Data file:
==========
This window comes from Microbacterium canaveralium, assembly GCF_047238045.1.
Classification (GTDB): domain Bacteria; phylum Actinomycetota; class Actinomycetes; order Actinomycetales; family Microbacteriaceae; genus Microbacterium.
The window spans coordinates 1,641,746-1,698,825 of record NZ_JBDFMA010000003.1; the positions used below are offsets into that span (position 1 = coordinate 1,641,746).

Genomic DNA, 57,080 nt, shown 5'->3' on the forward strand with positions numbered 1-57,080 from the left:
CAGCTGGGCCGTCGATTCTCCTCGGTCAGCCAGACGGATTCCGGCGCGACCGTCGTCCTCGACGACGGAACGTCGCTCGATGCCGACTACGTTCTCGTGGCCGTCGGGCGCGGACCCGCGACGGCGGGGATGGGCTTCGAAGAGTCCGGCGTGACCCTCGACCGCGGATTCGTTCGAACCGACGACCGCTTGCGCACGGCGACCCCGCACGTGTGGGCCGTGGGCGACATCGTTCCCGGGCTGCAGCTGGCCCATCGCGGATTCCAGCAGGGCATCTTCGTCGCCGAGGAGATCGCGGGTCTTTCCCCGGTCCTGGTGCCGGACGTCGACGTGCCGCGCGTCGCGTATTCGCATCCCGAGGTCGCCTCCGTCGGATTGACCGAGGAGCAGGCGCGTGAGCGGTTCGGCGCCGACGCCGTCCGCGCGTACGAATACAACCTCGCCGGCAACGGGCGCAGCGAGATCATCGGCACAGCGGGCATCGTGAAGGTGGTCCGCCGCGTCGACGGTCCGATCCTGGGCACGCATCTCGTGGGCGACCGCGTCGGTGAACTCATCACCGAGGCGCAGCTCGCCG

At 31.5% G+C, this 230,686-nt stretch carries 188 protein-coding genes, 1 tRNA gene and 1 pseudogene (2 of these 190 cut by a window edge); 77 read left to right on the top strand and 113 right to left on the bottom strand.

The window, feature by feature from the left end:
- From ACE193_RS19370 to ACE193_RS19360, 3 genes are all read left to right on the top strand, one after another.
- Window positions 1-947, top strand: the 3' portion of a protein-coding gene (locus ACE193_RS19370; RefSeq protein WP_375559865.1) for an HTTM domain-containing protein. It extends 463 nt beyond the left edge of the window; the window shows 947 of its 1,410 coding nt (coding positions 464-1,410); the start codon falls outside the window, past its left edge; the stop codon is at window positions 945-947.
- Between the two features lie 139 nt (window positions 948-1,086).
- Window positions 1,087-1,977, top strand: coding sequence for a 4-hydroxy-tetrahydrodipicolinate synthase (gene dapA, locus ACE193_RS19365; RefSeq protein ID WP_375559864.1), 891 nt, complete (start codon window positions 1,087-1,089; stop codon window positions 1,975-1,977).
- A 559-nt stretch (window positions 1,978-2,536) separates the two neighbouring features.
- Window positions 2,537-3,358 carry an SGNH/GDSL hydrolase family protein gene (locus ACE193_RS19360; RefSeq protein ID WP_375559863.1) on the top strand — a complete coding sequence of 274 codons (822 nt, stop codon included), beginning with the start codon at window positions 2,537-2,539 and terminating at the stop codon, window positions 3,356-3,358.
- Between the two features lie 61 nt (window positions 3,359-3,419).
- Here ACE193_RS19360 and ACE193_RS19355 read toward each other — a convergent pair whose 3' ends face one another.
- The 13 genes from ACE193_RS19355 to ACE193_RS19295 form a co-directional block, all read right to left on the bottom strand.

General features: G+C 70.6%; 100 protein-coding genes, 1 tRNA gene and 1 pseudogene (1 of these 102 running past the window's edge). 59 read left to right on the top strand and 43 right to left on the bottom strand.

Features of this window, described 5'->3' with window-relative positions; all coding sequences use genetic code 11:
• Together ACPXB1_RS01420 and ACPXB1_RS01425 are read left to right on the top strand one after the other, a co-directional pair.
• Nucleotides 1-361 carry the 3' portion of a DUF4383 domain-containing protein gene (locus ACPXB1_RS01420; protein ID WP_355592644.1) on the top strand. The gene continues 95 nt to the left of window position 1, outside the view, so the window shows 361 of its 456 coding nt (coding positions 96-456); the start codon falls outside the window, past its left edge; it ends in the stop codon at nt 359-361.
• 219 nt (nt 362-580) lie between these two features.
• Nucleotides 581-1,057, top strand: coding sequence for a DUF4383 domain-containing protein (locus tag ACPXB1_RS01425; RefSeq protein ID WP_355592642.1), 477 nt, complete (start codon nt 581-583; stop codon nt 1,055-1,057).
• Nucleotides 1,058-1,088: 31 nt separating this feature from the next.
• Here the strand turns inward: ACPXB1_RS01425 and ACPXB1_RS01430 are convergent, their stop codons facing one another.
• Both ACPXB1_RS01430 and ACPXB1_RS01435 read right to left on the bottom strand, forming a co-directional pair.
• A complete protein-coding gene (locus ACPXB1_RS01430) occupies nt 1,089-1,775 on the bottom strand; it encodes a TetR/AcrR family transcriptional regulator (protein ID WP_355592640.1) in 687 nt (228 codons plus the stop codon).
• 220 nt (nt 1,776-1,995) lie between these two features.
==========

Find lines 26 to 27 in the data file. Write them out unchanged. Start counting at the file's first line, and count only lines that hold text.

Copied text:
• A complete protein-coding gene (locus ACPXB1_RS01430) occupies nt 1,089-1,775 on the bottom strand; it encodes a TetR/AcrR family transcriptional regulator (protein ID WP_355592640.1) in 687 nt (228 codons plus the stop codon).
• 220 nt (nt 1,776-1,995) lie between these two features.